# Missing data in IV

## Contents

# What should you do with missing data in an instrumental variables analysis?

For my dissertation, I’m using instrumental variables to examine the impact of family income on children’s cognitive skills. Having been trained as a psychologlist, there is an emphasis on handling missing data appropritately – Full Information Maximum Likelihood (FIML) and Multiple Imputation (MI) are popular techniques. However, in the causal inference courses I’ve taken, there seems to be less of a focus on how to handle missing data. In this post, I’ll conduct a simulation to see if FIML improves estimates in an instrumental variables analysis.

## Instrumental Variables in a Nutshell

In an instrumental variable analysis, exogenous variation in a predictor of a treatment is used to predict the treatment variable. These predicted scores of the treatment represent exogenous variation in the treatment, and are use to predict the outcome. For example, imagine a scenario in which the president, unbeknownst to anyone in the country, randomly assigns different levels of tax rebates to different states. In this scenario, existed, for my disseration, I could predict family income from state, and the predicted value of family income will be an unbiased estimator of child cognitive skills because the rebates were randomly assigned.

## Missing Data

I wouldnt want to predict family income while controlling for demographic variables, such as race/ethnicity and education. But what if not all the families in my dataset provided that information? A lot of statistical programs would just remove those families from the analysis, which, from a psychological analysis point of view, is something that you definitely do not want to do. Let’s see if that really is a bad idea.

## The Simulation

We’re going to simulate y, x, i, and c. i is our instrument and is exogenously correlated with our predictor, x; c is our covariate. I’m specificy a moderate relation between x, and c and i, and a moderate relation between y, and c and x. To look to see which method is superior, I’ll examine the distance between the true estimate of the predicted values of x from y versus the estimate from a model in which the data has been listwise deleted, and a model which use FIML to keep everything.

```
{% raw %}
library(ggplot2)
library(lavaan)
library(plyr)
true_est <- NULL
fiml_est <- NULL
miss_est <- NULL
set.seed(35)
#generate the instrument
i <- rnorm(2000, sd = 1)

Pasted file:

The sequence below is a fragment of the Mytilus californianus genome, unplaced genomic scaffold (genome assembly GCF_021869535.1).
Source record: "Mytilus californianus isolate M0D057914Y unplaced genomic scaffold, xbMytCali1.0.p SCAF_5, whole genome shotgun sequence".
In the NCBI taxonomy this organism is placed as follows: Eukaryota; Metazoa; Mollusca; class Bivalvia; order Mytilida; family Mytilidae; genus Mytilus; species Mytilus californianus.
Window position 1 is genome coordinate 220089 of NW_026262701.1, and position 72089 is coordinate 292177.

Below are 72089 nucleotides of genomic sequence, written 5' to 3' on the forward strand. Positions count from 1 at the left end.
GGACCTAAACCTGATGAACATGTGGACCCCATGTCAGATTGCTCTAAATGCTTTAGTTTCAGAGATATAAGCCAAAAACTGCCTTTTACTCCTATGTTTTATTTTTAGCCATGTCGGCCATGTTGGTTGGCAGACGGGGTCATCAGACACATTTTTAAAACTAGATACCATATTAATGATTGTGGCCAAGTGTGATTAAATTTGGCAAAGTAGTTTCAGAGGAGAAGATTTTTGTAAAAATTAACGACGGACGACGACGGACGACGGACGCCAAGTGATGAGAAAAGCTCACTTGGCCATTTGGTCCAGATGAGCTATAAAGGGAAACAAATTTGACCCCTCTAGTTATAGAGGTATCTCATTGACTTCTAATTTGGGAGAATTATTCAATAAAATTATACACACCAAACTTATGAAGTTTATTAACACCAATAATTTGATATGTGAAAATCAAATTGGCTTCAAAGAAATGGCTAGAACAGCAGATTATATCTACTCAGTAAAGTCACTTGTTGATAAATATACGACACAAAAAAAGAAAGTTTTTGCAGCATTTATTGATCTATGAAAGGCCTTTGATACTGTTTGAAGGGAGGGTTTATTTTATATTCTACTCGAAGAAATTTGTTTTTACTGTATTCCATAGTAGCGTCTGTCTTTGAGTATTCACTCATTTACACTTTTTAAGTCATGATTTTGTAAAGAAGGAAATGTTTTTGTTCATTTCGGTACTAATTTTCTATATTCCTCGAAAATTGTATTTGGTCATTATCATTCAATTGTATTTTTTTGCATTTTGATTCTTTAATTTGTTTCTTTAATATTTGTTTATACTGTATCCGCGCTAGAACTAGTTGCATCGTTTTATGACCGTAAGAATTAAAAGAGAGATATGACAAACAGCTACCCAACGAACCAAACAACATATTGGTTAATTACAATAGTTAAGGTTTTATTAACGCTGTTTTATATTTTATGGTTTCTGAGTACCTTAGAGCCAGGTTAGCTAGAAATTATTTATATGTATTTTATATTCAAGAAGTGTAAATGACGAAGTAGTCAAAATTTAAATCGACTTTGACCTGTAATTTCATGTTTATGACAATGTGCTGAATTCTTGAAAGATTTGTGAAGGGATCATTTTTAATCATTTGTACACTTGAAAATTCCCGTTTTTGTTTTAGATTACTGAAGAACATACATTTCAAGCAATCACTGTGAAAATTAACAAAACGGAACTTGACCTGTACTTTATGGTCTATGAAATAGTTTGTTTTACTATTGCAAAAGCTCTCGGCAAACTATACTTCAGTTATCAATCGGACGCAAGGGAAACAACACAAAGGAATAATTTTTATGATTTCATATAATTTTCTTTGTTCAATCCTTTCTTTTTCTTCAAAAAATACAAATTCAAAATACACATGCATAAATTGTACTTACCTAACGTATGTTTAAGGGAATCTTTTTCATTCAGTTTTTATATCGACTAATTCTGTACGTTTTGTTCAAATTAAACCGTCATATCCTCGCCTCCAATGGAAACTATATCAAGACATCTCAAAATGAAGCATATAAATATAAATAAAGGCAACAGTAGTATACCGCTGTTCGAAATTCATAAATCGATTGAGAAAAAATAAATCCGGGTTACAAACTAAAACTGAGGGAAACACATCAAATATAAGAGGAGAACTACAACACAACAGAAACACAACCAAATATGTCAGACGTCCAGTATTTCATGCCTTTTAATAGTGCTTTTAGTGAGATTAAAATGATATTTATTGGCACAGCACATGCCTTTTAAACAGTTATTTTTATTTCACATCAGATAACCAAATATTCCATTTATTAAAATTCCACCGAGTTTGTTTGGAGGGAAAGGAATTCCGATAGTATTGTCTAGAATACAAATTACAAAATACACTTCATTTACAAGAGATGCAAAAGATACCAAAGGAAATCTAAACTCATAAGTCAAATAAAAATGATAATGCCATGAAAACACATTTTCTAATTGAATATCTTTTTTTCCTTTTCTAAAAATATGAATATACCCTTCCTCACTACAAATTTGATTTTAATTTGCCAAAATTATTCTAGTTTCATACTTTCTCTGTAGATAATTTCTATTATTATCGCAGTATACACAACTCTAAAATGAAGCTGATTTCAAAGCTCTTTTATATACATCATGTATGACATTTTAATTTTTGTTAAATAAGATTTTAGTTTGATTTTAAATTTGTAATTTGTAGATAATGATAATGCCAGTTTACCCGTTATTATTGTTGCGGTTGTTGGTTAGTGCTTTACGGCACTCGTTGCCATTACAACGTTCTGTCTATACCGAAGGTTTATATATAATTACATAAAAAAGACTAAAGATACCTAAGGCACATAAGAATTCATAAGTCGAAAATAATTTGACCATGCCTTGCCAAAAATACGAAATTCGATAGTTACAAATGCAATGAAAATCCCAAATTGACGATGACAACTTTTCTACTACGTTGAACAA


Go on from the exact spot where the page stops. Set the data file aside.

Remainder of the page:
# generate the covariate
c <- rnorm(2000, sd = 1)
# generate x. it has a moderate relation with c and i
x <- 0 + .3 * c + .3 * i + rnorm(2000, sd = .5)
# generate y. it has a moderate relation with c and x.
y <- 0 + .3 * c + .3 * x + rnorm(2000, sd = .5)
# create the data frame
dat <- data.frame(i, x, c, y)
# now get the predicted values of x, controlling for c
pred <- predict(lm(x ~ i + c, data = dat))
dat$pred <- pred
# and predict y from the predicted values of x, controlling for c
mod.iv <- lm(y ~ pred + c, data = dat)
# store the true estimate
true_est <- c(true_est, coef(mod.iv)['pred'])
# now remove values
dat <- dat[,names(dat) != 'pred']
for (j in 5:1995)
{
dat_miss <- dat
dat_miss[sample(nrow(dat_miss), j),][,c('c')] <- NA
# predict x from i, controlling for c
pred <- predict(lm(x ~ i + c, dat_missa = dat_miss))
# get ready to merge the predicted values into the dat_missaset
pred <- data.frame(names(pred), pred)
names(pred) <- c('ID', 'pred')
dat_miss$ID <- rownames(dat_miss)
# merge the predicted values
dat_miss <- join(dat_miss, pred, by='ID')
# predict y from the predicted values, controlling for c. this will listwise delete cases with missing values
mod.miss <- lm(y ~ pred + c, data = dat_miss)
# store the estimate
miss_est <- c(miss_est, coef(mod.miss)['pred'])
# predict y from the predicted values, controlling for c. this will use FIML to store the missing values
mod.lav <-
'
y ~ pred + c
'
fit <- sem(mod.lav, missing='FIML', data = dat_miss)
# store the estimate
fiml_est <- c(fiml_est, parameterEstimates(fit)$est[1])
}
frame <- data.frame(miss_est, fiml_est)
frame$true_est <- true_est
frame$dist_miss <- frame$true_est - frame$miss_est
frame$dist_fiml <- frame$true_est - frame$fiml_est
frame$x <- 5:1995
{% endraw %}
```

Now we can plot the distance from the true estimate for FIML and listwise deletion. Listwise deletion is in red, and FIML is in blue. The y axis is the distance from the true estimate, and the x axis is the number of missing data points.

To my surprise, listwise deletion is the clear winner. Listwise deletion doesn’t even look that bad.

A BIG caveat here is that the predicted values we obtained were obtained with listwise deleting – lavaan can’t get predictions with missing values, so that wasn’t an option. However, multiple imputation could solve that problem. I’ll check that out next time.

Author Sam Portnow

LastMod 2016-07-02